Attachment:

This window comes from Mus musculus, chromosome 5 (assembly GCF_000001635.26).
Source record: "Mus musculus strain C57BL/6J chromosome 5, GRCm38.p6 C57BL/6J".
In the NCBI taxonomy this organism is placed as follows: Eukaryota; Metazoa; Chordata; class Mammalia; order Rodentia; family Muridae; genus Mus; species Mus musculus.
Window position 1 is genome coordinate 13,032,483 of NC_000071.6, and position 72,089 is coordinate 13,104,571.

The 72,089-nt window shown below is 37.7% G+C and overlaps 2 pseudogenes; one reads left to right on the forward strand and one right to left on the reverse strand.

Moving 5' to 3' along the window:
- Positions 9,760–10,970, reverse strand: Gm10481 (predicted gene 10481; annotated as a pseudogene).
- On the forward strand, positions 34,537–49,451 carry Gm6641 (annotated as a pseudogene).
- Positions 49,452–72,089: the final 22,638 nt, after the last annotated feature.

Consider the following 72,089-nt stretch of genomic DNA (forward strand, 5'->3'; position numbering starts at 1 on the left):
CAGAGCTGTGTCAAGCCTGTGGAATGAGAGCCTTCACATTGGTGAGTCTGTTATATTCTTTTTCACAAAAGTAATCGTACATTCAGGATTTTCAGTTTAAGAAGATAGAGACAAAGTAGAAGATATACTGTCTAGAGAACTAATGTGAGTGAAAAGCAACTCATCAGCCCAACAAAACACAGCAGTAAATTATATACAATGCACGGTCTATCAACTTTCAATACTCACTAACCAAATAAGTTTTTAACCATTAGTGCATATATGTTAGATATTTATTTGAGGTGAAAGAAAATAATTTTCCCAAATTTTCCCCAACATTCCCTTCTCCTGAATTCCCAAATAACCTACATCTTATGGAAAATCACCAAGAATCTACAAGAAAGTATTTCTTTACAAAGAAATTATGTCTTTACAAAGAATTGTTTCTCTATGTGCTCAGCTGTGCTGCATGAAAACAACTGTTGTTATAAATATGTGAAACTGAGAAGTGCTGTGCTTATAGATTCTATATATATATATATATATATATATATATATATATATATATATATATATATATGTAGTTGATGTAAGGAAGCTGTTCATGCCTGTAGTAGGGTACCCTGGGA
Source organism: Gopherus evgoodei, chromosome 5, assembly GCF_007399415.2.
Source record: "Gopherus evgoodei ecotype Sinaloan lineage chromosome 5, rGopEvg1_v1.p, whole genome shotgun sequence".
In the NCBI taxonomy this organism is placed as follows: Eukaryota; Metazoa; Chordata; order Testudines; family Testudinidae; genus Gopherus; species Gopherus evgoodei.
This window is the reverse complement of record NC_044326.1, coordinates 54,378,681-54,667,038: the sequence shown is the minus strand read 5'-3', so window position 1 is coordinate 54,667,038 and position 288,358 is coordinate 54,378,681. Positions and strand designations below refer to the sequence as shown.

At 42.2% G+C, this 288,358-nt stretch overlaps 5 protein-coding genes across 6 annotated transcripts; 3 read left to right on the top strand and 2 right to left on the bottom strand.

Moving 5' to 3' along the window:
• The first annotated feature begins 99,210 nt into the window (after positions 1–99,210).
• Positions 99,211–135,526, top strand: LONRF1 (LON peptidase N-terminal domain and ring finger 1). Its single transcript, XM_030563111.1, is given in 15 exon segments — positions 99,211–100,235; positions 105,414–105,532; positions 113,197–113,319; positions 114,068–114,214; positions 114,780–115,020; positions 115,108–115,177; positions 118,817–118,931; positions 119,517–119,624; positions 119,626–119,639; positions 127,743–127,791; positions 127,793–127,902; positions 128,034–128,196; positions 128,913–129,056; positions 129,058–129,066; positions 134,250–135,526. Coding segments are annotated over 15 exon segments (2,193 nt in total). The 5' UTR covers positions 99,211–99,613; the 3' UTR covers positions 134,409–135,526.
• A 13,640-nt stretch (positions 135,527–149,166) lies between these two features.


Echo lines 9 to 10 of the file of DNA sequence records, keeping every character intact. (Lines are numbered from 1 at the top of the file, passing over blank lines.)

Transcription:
- Positions 49,452–72,089: the final 22,638 nt, after the last annotated feature.

Consider the following 72,089-nt stretch of genomic DNA (forward strand, 5'->3'; position numbering starts at 1 on the left):